2018 Moving Forward Report Looks at Existing Buildings
Thursday, January 10, 2019
Consultative Council Releases Report at Building Innovation 2019
Today, the National Institute of Building Sciences Consultative Council released its 2018 report, Moving Forward: Findings and Recommendations from the Consultative Council, during its Annual Meeting, held as part of Building Innovation 2019: The National Institute of Building Sciences Seventh Annual Conference and Expo.
The Consultative Council brings together representatives from leading organizations that represent all aspects of design, construction, operation and regulation to examine important issues before the industry. Each year, the Council develops a Moving Forward Report to examine some of these challenges and offer findings and recommendations on how to overcome them. The summarized report becomes part of the Institute’s Annual Report, which goes to the President of the United States and the U.S. Congress.
In the 2018 report, the Consultative Council addresses ways to improve the performance of the nation’s existing building stock. The Council outlines efforts undertaken to date and the challenges that still remain. The report is intended to be a starting point for a much broader dialogue across the building industry and with policymakers, and offers a number of recommendations to move forward.
Existing buildings are a key asset to the nation. However, they can become a drag on communities and the economy if they no longer meet the needs of today’s society. Meanwhile, the needs of society are shifting. Policymakers, building tenants and owners are placing increased emphasis on the performance of buildings, including sustainability, health and resilience. The existing building stock must be prepared to respond.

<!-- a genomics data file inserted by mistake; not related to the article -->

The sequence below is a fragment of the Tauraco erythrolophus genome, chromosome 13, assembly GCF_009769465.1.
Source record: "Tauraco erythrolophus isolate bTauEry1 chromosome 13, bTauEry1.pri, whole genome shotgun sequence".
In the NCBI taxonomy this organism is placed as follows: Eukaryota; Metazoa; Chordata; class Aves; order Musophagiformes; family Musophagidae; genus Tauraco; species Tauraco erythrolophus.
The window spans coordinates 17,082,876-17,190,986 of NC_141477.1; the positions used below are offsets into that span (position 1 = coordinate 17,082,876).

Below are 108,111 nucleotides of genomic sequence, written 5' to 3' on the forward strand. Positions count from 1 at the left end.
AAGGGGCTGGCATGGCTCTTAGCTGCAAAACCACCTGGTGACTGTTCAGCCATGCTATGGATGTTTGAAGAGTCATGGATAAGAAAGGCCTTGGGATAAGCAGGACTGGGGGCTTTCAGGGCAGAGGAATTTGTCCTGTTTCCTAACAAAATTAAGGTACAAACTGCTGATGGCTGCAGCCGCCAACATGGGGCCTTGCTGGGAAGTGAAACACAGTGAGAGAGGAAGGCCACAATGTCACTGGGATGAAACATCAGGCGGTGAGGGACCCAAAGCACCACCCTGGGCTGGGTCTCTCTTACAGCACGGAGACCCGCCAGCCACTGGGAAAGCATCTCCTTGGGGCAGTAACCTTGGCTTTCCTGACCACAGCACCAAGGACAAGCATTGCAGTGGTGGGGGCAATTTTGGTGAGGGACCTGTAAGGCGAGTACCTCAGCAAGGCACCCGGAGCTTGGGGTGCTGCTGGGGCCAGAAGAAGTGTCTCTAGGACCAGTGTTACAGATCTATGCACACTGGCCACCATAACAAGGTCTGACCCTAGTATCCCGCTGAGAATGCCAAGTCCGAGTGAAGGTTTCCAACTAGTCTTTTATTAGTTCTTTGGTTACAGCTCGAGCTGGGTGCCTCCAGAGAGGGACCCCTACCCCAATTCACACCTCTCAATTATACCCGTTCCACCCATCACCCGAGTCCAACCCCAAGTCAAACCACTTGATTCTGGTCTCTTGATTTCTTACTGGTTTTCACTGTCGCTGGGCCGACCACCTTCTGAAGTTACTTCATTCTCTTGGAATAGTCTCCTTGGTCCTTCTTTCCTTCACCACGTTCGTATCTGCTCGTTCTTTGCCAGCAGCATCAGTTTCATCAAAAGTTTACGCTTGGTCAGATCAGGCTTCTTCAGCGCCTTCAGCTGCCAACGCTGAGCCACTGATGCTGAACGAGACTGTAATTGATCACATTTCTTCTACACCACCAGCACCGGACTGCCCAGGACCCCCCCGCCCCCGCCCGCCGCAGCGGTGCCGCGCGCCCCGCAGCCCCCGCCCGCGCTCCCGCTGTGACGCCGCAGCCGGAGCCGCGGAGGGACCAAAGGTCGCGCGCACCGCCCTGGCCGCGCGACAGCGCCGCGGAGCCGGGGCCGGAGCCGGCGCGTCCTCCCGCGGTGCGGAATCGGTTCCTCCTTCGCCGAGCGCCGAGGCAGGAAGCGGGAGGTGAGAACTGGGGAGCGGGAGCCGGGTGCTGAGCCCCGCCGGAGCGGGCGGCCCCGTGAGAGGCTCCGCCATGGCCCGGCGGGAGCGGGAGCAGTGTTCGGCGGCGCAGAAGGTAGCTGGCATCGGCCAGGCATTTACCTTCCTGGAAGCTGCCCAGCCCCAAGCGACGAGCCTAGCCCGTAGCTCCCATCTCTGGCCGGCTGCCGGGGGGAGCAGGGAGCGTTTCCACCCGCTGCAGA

There are over 5.6 million commercial buildings and 118 million housing units in the United States. The average age is 41.7 years old, but most are 15 years or older. The vast majority, both by number and square footage, are small (less than 50,000 square feet.)
When it comes to achieving high-performance buildings, existing buildings present a unique set of challenges. They are highly variable; no two are alike. There are limited opportunities for intervention to improve performance. Varying ownership models exist. Nearly 100,000 properties are listed on the National Register of Historic Places. The electric grid infrastructure is in the process of transforming. In addition, policymakers and citizens have multiple high-performance goals for their communities.
The Council looked at ways to address these challenges, including:
- Financing and Incentives – While most building and home owners recognize the benefits that can happen when a building or home is upgraded, in almost every case, those changes require financing.
- Codes and Standards – In the United States, a number of codes and standards developing organizations publish documents that specifically relate to existing buildings and the challenges discussed in the report.
- Materials and Waste – Existing buildings, both in their initial design and construction and in operations, have a significant influence on resource use.
- Workforce – To effectively execute retrofit measures and the ongoing operations and maintenance of existing buildings, the nation requires a workforce with the necessary skills and abilities.
- Information Resources and Market Drivers – Information is power. Improving the building stock and individual buildings requires information on their current status and a future state for which to strive.
The Consultative Council offers 11 recommendations in the report, among them:
- Congress should pass long-term tax incentives that encourage investments in the retrofit of existing buildings and the establishment of an infrastructure to support such incentives.
- All building owners, including federal state and local governments, should identify opportunities to recognize personnel credentials to support achievement of their missions through both hiring practices and the process of procuring services.
- Federal agencies should support research aimed at identifying improvements to building codes and other criteria that can provide cost-effective approaches to enhanced building performance.
- Standards developers, with the support and expertise from federal agencies, should undertake standards development focused on the effective reuse of building products in recognition of their embodied energy.
Download the Consultative Council’s 2018 Moving Forward Report.
Learn more about the Consultative Council.